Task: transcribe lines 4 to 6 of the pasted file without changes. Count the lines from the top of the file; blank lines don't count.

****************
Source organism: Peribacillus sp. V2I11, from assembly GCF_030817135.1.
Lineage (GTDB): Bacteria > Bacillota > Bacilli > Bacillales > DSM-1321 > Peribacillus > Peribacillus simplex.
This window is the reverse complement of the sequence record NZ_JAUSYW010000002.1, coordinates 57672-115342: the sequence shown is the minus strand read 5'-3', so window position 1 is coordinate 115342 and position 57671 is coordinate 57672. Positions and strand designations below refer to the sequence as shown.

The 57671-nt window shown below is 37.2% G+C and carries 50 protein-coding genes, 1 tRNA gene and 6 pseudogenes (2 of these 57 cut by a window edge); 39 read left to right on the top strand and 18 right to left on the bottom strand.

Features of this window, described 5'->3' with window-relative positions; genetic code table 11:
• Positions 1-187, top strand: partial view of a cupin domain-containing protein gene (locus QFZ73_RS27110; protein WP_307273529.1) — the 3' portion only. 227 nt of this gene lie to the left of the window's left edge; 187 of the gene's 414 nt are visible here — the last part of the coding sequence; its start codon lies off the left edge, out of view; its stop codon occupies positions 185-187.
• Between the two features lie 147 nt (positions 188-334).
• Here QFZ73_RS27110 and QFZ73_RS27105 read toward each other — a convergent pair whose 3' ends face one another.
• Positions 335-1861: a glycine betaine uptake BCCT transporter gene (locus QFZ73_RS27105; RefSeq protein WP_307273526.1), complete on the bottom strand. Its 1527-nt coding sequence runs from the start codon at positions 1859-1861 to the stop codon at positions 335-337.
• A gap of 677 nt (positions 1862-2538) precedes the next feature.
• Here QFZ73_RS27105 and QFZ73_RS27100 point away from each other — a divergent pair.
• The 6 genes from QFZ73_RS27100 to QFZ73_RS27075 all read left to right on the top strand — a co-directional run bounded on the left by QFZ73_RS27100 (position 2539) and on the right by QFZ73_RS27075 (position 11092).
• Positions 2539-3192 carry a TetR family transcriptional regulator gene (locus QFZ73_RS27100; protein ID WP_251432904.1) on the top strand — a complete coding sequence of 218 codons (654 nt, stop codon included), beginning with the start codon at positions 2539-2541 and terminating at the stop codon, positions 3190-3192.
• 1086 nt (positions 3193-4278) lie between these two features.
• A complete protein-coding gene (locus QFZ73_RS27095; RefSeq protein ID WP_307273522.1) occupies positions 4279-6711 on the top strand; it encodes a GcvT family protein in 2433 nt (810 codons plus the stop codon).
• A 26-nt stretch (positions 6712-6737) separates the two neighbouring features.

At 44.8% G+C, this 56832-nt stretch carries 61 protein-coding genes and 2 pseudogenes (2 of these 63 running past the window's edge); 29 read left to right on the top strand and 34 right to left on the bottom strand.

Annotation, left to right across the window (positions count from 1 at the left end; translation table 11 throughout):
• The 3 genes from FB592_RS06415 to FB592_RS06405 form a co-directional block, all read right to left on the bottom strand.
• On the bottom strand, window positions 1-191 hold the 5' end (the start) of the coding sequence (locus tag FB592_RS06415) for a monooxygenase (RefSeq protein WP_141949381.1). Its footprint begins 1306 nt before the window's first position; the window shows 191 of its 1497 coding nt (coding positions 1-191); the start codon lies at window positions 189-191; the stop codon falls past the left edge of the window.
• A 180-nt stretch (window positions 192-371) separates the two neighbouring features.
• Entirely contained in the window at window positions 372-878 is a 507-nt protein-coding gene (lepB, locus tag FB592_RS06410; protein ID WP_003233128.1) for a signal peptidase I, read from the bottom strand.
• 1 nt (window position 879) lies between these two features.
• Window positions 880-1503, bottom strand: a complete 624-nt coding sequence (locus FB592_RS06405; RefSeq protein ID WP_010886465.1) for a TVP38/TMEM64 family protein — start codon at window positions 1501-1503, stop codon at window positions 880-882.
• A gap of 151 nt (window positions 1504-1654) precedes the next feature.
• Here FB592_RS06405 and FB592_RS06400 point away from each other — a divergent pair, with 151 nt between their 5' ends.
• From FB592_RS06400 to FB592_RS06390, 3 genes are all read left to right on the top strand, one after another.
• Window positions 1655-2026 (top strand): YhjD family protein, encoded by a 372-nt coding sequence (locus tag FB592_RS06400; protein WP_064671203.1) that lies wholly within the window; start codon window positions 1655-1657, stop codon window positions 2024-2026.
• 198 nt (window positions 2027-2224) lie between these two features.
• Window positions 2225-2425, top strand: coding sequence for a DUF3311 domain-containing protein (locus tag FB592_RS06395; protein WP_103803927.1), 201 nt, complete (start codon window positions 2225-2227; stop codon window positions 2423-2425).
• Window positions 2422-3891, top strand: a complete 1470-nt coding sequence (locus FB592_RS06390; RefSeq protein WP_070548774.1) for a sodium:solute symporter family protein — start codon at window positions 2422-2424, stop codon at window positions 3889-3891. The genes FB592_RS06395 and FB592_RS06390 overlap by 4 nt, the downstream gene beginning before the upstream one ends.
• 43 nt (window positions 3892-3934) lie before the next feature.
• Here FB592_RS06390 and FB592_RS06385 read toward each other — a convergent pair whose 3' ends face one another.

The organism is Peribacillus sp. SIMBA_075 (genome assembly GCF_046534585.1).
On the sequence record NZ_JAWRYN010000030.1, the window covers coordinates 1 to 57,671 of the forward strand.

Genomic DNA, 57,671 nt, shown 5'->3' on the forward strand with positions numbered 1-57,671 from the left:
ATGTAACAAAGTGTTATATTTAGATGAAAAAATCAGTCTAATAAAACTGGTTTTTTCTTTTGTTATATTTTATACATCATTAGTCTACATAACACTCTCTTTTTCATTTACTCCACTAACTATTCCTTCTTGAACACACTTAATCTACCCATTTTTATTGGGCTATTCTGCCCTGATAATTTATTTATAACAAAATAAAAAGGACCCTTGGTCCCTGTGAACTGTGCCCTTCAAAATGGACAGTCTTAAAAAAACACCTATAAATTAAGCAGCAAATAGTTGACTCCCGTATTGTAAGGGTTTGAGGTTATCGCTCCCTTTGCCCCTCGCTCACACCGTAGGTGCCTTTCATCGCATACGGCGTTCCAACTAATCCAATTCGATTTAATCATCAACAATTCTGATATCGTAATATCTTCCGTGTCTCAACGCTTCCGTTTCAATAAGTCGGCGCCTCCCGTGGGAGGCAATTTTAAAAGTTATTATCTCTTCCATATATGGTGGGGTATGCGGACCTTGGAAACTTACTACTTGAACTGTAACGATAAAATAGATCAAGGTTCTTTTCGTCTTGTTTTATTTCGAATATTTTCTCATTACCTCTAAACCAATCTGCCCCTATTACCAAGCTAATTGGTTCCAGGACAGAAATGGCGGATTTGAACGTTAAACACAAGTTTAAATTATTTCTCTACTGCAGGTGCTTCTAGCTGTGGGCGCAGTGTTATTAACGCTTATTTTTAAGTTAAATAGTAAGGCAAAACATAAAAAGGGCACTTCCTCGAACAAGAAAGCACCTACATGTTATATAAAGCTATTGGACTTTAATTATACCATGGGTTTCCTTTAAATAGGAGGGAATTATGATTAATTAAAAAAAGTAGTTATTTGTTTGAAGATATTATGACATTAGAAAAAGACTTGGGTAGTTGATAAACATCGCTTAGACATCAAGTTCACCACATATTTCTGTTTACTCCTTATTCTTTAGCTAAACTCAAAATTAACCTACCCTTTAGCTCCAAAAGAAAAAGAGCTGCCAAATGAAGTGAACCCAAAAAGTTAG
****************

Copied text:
The 57671-nt window shown below is 37.2% G+C and carries 50 protein-coding genes, 1 tRNA gene and 6 pseudogenes (2 of these 57 cut by a window edge); 39 read left to right on the top strand and 18 right to left on the bottom strand.

Features of this window, described 5'->3' with window-relative positions; genetic code table 11:
• Positions 1-187, top strand: partial view of a cupin domain-containing protein gene (locus QFZ73_RS27110; protein WP_307273529.1) — the 3' portion only. 227 nt of this gene lie to the left of the window's left edge; 187 of the gene's 414 nt are visible here — the last part of the coding sequence; its start codon lies off the left edge, out of view; its stop codon occupies positions 185-187.